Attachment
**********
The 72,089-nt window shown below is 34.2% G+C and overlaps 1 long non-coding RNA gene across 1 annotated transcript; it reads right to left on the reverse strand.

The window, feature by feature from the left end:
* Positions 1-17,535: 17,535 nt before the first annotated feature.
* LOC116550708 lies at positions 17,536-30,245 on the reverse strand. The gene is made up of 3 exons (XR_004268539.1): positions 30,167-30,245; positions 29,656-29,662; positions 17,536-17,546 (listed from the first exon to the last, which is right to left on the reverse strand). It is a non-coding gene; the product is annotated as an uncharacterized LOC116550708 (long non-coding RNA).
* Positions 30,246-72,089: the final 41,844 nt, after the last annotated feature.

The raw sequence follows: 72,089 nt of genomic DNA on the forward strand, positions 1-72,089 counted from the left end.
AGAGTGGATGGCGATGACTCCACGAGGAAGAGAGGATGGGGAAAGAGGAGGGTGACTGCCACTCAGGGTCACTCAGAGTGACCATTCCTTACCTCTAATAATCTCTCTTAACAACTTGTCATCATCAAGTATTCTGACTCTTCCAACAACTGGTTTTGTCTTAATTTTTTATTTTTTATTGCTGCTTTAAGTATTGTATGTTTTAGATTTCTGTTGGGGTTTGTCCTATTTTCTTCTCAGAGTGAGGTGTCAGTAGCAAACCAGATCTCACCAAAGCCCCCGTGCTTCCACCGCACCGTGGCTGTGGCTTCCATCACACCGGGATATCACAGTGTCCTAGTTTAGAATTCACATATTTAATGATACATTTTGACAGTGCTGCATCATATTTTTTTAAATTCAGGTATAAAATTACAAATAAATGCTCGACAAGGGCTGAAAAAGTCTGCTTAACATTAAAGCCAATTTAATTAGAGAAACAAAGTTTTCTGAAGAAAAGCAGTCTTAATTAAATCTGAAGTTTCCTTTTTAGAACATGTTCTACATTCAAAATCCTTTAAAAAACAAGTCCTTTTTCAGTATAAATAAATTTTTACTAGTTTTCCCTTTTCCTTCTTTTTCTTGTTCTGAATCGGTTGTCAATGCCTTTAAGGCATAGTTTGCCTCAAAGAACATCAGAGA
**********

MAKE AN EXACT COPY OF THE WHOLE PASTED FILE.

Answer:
The 72,089-nt window shown below is 34.2% G+C and overlaps 1 long non-coding RNA gene across 1 annotated transcript; it reads right to left on the reverse strand.

The window, feature by feature from the left end:
* Positions 1-17,535: 17,535 nt before the first annotated feature.
* LOC116550708 lies at positions 17,536-30,245 on the reverse strand. The gene is made up of 3 exons (XR_004268539.1): positions 30,167-30,245; positions 29,656-29,662; positions 17,536-17,546 (listed from the first exon to the last, which is right to left on the reverse strand). It is a non-coding gene; the product is annotated as an uncharacterized LOC116550708 (long non-coding RNA).
* Positions 30,246-72,089: the final 41,844 nt, after the last annotated feature.

The raw sequence follows: 72,089 nt of genomic DNA on the forward strand, positions 1-72,089 counted from the left end.
AGAGTGGATGGCGATGACTCCACGAGGAAGAGAGGATGGGGAAAGAGGAGGGTGACTGCCACTCAGGGTCACTCAGAGTGACCATTCCTTACCTCTAATAATCTCTCTTAACAACTTGTCATCATCAAGTATTCTGACTCTTCCAACAACTGGTTTTGTCTTAATTTTTTATTTTTTATTGCTGCTTTAAGTATTGTATGTTTTAGATTTCTGTTGGGGTTTGTCCTATTTTCTTCTCAGAGTGAGGTGTCAGTAGCAAACCAGATCTCACCAAAGCCCCCGTGCTTCCACCGCACCGTGGCTGTGGCTTCCATCACACCGGGATATCACAGTGTCCTAGTTTAGAATTCACATATTTAATGATACATTTTGACAGTGCTGCATCATATTTTTTTAAATTCAGGTATAAAATTACAAATAAATGCTCGACAAGGGCTGAAAAAGTCTGCTTAACATTAAAGCCAATTTAATTAGAGAAACAAAGTTTTCTGAAGAAAAGCAGTCTTAATTAAATCTGAAGTTTCCTTTTTAGAACATGTTCTACATTCAAAATCCTTTAAAAAACAAGTCCTTTTTCAGTATAAATAAATTTTTACTAGTTTTCCCTTTTCCTTCTTTTTCTTGTTCTGAATCGGTTGTCAATGCCTTTAAGGCATAGTTTGCCTCAAAGAACATCAGAGA